Walking into a bike shop today to pick up a part, I heard the owner helping a tourist who spoke English. The shop owner turned to me, continuing to speak in English, then corrected himself, asking me in German how he could help me. For simplicity’s sake and because it was just a matter of a few words, I just responded in German, and that’s what we spoke for the remainder of our interaction. Meanwhile, he (the shop owner) was intermittently turning and speaking English to the other guy. I left the shop, not having spoken a single word of English, never letting on that, for me, it would have been just as well if the shop owner hadn’t troubled himself to switch back to German.
Ten minutes later, I had walked up the street to the grocery store where I found myself being asked by a fellow shopper if I happen to speak English. I suppose he never realized it was actually my mother tongue. But that wasn’t the issue at hand. The issue was coffee creamer, and he couldn’t find it. The most traumatic moment of my day was breaking the news to him that they don’t sell Coffeemate in Germany. Traumatic for both of us really, because I deeply empathized. I listened, pained, as he continued down all the aisles asking everyone if they’d seen it. He was in denial.The most traumatic moment was breaking the news that they don't sell Coffeemate in Germany. Click To Tweet
A little while later I found myself giving directions and train times to a Swiss person at the train station. As I waited for my train I finally stopped to reflect on how strange this whole day seemed. I sort of felt perhaps I’d wake up soon from a dream about some other person. I couldn’t help but ask myself, “Who even are you anymore, Kay?” When did I become the person giving these sorts of answers instead of the one asking them? Was it even me? “I” had seemed to be watching some other girl blend in with society. There was this strange feeling I’d seen her before, but I didn’t really recognize her. She spoke in German as if it was second nature. She wasn’t the one feeling lost in the grocery store. She was the one who “just happened” to be able to speak English. You know, instead of being the one hoping someone could speak English to her and point her in the right direction.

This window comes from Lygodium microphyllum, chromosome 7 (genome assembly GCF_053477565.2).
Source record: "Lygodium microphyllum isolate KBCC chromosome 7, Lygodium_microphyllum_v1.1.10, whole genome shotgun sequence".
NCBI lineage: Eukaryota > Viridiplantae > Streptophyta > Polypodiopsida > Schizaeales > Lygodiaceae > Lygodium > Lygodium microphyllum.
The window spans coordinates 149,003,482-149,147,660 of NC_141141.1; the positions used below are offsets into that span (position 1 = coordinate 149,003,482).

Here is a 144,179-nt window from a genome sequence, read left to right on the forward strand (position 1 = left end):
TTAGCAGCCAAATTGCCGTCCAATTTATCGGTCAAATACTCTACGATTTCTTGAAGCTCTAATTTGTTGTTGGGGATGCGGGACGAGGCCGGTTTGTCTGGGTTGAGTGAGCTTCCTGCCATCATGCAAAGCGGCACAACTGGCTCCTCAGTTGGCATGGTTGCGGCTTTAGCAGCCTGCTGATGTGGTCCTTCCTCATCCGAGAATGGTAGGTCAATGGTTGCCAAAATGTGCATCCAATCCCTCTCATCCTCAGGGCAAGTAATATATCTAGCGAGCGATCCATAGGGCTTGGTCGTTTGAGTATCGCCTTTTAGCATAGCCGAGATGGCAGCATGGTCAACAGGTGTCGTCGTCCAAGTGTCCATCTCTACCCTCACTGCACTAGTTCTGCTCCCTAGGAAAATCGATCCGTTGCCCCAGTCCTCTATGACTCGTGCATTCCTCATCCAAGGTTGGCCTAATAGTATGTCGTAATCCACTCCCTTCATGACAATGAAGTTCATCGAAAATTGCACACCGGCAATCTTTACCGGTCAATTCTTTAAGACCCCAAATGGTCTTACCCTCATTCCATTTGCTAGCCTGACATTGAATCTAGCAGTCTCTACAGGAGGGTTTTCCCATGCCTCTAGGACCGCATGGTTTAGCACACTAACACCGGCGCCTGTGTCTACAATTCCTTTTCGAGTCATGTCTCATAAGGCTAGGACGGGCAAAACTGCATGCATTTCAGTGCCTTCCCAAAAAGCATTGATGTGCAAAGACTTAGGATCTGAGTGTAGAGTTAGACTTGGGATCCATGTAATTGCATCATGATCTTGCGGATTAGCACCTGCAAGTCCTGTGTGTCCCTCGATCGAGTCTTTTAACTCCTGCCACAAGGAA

I wish it was a sure sign of acclimating and integrating, but I’m honestly not so sure. It feels more like just another stage of it. The one where I get just that much further from the person I knew myself as, even just a couple of years ago. Or maybe it’s that some people experience culture shock, and I, instead, experience “adjustment shock”– a feeling of wonder that I actually lived somewhere long enough to know where things are located in the grocery store aisles.adjustment shock: a feeling of wonder that I actually lived somewhere long enough to know where things are in the grocery store. #expatlife Click To Tweet
Regardless, I’ll chalk this weird feeling up to being some sort of hidden bonus to expat life, although that sounds perhaps a little too positive for what I’m feeling at the moment. It’s simply yet another stage when I have to tell myself, “just give yourself time.” But instead of giving myself time to adjust, I’ll be giving myself time to adjust to adjusting. I guess. If that’s even what this hard-to-define feeling is.
Why not share your story(ies) of adjusting to a new place or new life? Which stage of it are you at?
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